OCdts. On Parade

Training for the real thing

A/SLt 24498 Noelani Shore (RMC 2009)

Like so many of his family before him, Major Robert Parent decided to heed the call of a profession in arms and join the military with the intent to lead.

He has used his operational experience to lead men and women in times of war, and as the Chief Instructor at the Royal Military College, Maj Parent is preparing cadets to lead.

“I’m responsible to the Director of Cadets for everything related to military training or the training of the Officer Cadets leading to their final qualification of graduation from RMC. That includes military training and the leadership within the Wing, Varsity sports, fitness, the PPT, maintaining an academic standard, and second language. All the components that come together to qualify the OCdts to graduate from RMC and get their commission comes together here, and as the CI, I am responsible for is ensuring that the Cadets meet the standards. If they do not meet the standards, the consequences and the means in which they’re administered is my responsibility. Everything comes through here – this is sort of the centre of the college,” Maj Parent explained.

Joining the military was, according to Maj Parent, a “natural progression.” He grew up on the grounds of RMC, as his father taught surveying and Civil Engineering for 30 years.

“My father joined in the Second World War, was in flight training, and didn’t make it through the training. He had a brother who was a Spitfire and Typhoon pilot who was shot down and killed the day after D-Day in Saint-Malo. My dad was in after the war as a sapper, and he served in Korea,” he said. “My great-grandfather on my mother’s side served in the First World War. He was an Infanteer, a Non-Commissioned Officer with the Royal Westminster Regiment.”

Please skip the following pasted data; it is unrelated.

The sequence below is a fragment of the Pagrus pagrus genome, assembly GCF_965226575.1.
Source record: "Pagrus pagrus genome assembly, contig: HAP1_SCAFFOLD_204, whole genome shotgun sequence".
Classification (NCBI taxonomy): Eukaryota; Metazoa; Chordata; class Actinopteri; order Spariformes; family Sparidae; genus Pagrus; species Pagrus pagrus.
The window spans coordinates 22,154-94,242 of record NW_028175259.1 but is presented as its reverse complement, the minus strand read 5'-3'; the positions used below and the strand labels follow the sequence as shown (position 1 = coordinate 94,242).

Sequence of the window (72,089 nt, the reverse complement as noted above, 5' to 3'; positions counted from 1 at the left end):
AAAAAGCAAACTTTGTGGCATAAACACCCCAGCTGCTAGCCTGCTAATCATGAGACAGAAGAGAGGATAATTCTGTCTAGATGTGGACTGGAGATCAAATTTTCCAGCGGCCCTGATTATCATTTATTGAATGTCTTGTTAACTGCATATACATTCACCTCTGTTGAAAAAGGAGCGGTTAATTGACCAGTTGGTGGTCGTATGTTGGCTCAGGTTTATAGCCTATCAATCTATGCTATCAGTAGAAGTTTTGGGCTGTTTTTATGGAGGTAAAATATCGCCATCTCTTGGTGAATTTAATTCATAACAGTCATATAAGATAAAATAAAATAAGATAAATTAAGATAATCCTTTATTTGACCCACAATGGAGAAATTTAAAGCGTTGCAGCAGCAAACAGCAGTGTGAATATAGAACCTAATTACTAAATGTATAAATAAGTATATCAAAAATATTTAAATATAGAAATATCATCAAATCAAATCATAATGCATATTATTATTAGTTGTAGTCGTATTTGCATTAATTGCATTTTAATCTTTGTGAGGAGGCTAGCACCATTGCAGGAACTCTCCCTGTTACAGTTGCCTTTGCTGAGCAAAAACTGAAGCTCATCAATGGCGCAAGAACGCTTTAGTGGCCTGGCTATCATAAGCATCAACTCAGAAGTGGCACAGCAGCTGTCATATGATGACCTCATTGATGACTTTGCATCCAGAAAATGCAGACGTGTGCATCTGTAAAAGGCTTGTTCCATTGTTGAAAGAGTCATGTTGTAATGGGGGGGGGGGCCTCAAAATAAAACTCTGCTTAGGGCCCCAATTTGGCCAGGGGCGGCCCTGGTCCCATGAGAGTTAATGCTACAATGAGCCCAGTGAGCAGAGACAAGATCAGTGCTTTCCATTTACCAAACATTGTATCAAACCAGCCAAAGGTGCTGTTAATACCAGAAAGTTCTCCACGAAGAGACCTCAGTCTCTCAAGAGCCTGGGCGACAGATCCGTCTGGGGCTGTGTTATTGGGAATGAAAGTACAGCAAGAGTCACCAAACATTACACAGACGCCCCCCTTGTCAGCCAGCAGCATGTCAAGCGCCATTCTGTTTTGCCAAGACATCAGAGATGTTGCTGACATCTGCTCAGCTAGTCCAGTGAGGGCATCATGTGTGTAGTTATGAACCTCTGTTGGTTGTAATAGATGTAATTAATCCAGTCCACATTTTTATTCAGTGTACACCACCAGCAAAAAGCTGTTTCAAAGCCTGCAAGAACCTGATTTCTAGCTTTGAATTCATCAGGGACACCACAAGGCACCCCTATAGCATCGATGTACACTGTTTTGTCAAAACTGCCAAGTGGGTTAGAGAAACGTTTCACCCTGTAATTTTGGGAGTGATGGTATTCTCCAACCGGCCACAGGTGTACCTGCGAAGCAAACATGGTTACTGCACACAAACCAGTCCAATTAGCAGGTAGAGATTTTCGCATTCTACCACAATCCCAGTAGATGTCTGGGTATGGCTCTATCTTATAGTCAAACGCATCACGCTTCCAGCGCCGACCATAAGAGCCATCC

His son is now a solider in the Royal Canadian Regiment, but “my daughter doesn’t look like she’s going to join the Army,” he said.

Maj Parent was accepted to RMC, but as he was playing junior hockey in Kingston, he decided to finish off his last year seeing if he could get drafted instead. He was, in fact, drafted to the NHL, and he played pro-hockey in Indiana for a year. After that, he was long-listed with the Canadian Olympic Team in 1980.

“That just shows you how old I am,” he joked.

Sports are an important aspect of Maj Parent’s life, not only as a way to keep fit, but also because he sees sports as a character, team, and leadership development tool.

“That’s why I’m a real supporter of sports here at RMC,” he said.

Maj Parent also played rugby for Alberta, New Brunswick, Eastern Ontario, and he coached rugby at RMC for four years.

As the CI, this is the second year of Maj Parent’s second tour at RMC. He was a Squadron Commander from 1997-2000, and acted as the equivalent of the CI. The focus has shifted, so at the time there was no CI division.

“The reality is that we’re in a period of change in a sense that we’re instituting new policy. This involves a certain amount of centralization. People aren’t used to having the idea of meeting a standard, and the implications of not meeting a standard, and being held accountable for not meeting a standard. That concept hasn’t been well-defined or well-structured here at RMC, and that is my institutional challenge. I was heavily involved in reshaping FYOP this year, and purporting a cultural shift within the cadet wing on how FYOP is to be conducted,” he explained. “Once again, it has to be centralized – empowering the cadet commanders, but also holding them accountable and incorporating them into a core structure. We’re professionalizing them and the institution. It’s not that people don’t understand that, it’s just that it’s changed and people need time to accommodate themselves to change. That’s basically how I see the big challenge; coordinating and getting people to work together.”

The first year cadets have a lot to learn, but they also have a lot to give. They are brand new to the Army, but they have a lot of energy and are busy taking their first steps in this environment.

“When I’m walking around and watching them, they seem to be very committed, very eager to please, eager to learn, lots of energy – all the things we want and expect from a recruit class.”

There is, of course, some culture shock when the cadets first arrive at the beginning of First Year Orientation Period. The biggest difference is that they are now being held accountable, and understanding that their actions hold consequences.